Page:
Photo of the Day!

28 02 2012

Location: Shreveport, LA

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Shopping Trip

17 11 2011

Our youth went grocery shopping on Tuesday night to get ready for our Thanksgiving service project.  Among other things, we bought 79 cans of fruit, 15 bags of potatoes, 34 jars of peanut butter, 19 frozen pies, and 48 boxes of macaroni and cheese.  We filled up 5 grocery carts with enough food to feed nearly 80 people!

I can’t wait for Sunday night, when we get to deliver all this food all over the city!!!





God of this City

2 11 2011

Love this song, and love this video created by students at a local high school.  As a youth worker, it’s a great inspiration to see juxtaposition of these “ordinary” images (as seen through a student’s eyes) with the lyrics “Greater things are yet to be done here….”





How Local is the Local Church?

1 09 2011

As a lifelong Methodist, I don’t claim to have any expertise in Catholicism.  However, one of my Catholic friends once explained their parish system to me in such a neat way that it has always stuck with me:

Because the Mass will be the same at every Catholic church, it doesn’t really matter which church you go to.  The focus is on the Mass, not the priest or the specific church.  So you usually end up going to whichever church is closest to your house.

I know that the church is not a building, it’s the community of believers. But most churches do have a building, which means that they have a very specific geographic location as well as a unique role within their immediate communities. And I believe the church, as a body of believers, has a responsibility to that local entity: to know the neighbors, contribute to the community, and reach out to meet local needs.  For that reason, I do think there is value in living near your home church, so that your spheres of influence (both as an individual and as a church member) intersect in strategic ways.

When we lived in Atlanta, we certainly did our fair share of church shopping, with mixed feelings.  But there was definitely a part of me that felt it would be most healthy and faithful to drop the “shopping” aspect altogether and just settle down at a random church.  After all, if you truly believe that each local church is a microcosm of the body of Christ, then it shouldn’t matter what kind of music they sing or what kind of donuts they serve before the service. Eventually, if you get involved, it will start to feel like home.

We currently attend (and work at) a 101-year-old mainline church, with a congregation that is probably 90% white and middle class.  The neighborhood surrounding the church is ethnically diverse, with mostly low-income residents.  The majority of our members drive a significant distance each Sunday morning, passing several other churches along the way.

Last year our church hired a group of evangelism consultants to research our community and congregation and help us develop a strategy for church growth.  Informally (that is, off the record), one of the consultants commented that we should be training our church members to evangelize the people in their own neighborhoods, workplaces, and schools.  He said that while it was all well and good to focus our mission efforts on the neighborhood around us, we should not expect this outreach to result in church growth.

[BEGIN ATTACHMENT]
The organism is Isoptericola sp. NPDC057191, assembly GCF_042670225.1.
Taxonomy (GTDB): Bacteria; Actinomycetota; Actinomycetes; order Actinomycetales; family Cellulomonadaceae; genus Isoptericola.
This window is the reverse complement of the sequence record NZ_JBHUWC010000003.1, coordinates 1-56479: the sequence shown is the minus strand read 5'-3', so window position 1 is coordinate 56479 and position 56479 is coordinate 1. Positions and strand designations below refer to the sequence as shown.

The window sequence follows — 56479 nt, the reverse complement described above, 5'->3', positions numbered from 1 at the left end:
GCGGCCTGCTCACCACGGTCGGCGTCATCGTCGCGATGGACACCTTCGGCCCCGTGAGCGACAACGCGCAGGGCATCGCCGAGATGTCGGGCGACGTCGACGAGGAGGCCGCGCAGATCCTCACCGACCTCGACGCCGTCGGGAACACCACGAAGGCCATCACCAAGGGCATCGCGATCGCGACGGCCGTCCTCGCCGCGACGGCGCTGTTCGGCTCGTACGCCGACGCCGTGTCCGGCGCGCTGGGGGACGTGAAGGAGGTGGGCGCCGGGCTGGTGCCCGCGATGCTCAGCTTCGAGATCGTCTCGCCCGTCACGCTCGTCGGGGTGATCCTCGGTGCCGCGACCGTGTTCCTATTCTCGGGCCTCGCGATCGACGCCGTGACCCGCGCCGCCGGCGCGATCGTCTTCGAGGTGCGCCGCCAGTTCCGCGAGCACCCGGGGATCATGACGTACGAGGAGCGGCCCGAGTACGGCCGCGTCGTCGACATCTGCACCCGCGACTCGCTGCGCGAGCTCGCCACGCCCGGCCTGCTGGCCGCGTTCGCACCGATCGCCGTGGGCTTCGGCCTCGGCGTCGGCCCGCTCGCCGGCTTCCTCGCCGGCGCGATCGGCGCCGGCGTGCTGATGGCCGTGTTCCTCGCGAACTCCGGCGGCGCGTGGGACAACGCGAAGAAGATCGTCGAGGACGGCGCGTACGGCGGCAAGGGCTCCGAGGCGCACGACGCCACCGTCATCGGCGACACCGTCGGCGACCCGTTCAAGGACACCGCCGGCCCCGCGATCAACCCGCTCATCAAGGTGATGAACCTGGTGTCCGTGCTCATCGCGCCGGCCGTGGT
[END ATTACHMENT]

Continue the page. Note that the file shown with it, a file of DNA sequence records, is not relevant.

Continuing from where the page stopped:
I’m sure his recommendation was based in real church experiences…but when measured against the gospel and message of Jesus, his dichotomy is misguided at best and dangerous/racist/heretical at worst.

Yes, it’s easier to stay in our comfort zone with people who look and think just like we do.  But Jesus calls us to do hard things.

Yes, we absolutely should be reaching out to people in our own neighborhoods and workplaces.  But that does not absolve us of our duty to reach into other neighborhoods and other workplaces.  If I’m not mistaken, Jesus’ commission should be taking us all over the world!  And the Apostle Paul rejects any kind of “us vs. them mentality” that would even allow for a distinction between “our people” and “the neighborhood people.”

Yes, we like to pat ourselves on the back for providing charity services to the poor folks in the neighborhood.  But Jesus calls us to do more than that: to know our neighbors by name and care for them as individual people rather than as labels.

Yes, integrating the church is slow, hard, uncomfortable work.  But if our church is not attracting the poor and marginalized in society, then we must ask ourselves what we’re doing wrong.

What do you think?  What has your experience been with this ministry/evangelism dichotomy?  How is your church reaching out to its local neighborhood?

 





Love in a Drainage Ditch

24 07 2010

A bit of graffiti that we passed today — I love the textures and colors of the concrete. For some reason, it stuck out to me as something worth saving.





Downtown Shreveport

24 07 2010

This evening, Jordan and I decided to take an impromptu excursion into downtown Shreveport to look at our hometown through the eyes of a photographer.  We had a great time, ended up with some pretty cool images (including my new blog header!), and ultimately have decided we should do this more often: